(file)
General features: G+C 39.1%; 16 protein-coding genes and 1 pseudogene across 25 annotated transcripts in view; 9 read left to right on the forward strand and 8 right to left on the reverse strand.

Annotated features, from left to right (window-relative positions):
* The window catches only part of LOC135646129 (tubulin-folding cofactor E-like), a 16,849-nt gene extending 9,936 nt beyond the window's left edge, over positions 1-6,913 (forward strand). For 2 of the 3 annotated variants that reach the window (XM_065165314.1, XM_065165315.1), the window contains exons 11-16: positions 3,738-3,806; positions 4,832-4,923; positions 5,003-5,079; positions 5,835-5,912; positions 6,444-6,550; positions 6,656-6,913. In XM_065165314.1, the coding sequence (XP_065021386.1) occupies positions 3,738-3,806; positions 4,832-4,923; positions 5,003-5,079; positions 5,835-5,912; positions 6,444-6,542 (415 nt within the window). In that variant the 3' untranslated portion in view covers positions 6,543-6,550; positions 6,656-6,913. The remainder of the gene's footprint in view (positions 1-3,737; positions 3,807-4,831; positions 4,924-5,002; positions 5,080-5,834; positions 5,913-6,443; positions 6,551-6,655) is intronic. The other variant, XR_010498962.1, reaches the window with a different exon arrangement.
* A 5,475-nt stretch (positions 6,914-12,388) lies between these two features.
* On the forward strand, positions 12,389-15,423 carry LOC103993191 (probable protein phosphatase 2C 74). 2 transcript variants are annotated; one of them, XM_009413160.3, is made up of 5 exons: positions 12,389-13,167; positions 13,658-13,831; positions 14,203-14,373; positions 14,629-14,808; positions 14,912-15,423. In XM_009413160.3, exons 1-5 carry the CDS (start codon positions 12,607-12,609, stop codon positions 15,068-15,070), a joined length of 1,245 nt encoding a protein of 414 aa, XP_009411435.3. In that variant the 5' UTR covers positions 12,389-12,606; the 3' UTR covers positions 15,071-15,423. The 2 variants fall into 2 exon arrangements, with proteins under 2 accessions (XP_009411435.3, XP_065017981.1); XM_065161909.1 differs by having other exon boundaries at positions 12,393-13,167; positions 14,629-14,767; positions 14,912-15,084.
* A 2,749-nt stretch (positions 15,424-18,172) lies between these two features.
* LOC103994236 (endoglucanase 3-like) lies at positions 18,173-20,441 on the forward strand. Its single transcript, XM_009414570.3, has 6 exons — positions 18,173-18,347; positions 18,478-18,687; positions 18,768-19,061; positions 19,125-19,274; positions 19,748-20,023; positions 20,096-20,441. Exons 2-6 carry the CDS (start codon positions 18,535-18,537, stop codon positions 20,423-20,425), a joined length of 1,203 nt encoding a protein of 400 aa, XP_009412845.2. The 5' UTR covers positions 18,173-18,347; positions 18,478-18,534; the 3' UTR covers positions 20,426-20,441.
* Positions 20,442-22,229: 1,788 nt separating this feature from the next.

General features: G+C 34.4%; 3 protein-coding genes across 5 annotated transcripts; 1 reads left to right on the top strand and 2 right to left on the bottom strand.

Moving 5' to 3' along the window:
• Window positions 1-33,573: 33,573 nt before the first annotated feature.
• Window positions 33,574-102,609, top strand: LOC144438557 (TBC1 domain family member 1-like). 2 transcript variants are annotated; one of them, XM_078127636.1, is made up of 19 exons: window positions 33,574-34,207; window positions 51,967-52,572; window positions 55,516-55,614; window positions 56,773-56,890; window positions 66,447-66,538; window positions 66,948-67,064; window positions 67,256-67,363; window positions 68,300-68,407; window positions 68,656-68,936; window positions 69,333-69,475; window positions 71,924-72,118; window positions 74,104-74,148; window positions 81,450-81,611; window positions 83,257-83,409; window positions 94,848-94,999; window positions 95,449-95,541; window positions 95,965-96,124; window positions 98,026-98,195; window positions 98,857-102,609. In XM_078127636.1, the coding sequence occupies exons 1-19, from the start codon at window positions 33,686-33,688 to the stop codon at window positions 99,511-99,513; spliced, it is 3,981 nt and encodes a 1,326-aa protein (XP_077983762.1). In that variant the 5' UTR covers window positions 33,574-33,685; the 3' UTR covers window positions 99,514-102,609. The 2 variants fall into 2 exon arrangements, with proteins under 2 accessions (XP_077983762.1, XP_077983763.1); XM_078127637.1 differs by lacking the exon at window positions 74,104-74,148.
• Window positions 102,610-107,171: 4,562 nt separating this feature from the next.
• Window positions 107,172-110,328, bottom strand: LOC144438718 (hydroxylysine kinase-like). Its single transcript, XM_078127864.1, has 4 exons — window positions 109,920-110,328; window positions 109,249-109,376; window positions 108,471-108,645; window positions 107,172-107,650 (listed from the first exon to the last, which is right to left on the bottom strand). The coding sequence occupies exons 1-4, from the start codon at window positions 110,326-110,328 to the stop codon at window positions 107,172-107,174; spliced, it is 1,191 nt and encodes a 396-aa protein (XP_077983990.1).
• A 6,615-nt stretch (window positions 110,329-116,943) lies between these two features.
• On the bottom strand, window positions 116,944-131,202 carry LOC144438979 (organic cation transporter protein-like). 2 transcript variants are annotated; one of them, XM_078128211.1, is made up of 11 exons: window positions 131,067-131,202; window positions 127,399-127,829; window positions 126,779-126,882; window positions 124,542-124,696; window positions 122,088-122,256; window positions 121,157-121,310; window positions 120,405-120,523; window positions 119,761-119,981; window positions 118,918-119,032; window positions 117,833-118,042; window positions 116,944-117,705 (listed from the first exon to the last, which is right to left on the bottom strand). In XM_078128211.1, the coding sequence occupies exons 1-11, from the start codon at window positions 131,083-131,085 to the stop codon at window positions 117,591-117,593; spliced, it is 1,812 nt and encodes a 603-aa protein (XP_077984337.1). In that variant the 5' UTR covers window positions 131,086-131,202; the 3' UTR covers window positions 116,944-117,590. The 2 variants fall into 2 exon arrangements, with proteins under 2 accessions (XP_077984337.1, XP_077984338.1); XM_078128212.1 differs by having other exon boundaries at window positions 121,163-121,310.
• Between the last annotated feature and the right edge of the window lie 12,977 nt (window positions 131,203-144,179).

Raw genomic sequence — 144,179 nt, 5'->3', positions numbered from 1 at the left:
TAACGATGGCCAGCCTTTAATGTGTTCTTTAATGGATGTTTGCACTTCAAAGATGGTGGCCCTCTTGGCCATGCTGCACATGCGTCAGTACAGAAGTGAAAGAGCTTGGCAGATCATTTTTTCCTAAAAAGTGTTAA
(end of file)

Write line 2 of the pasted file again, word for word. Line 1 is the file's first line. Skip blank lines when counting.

Annotated features, from left to right (window-relative positions):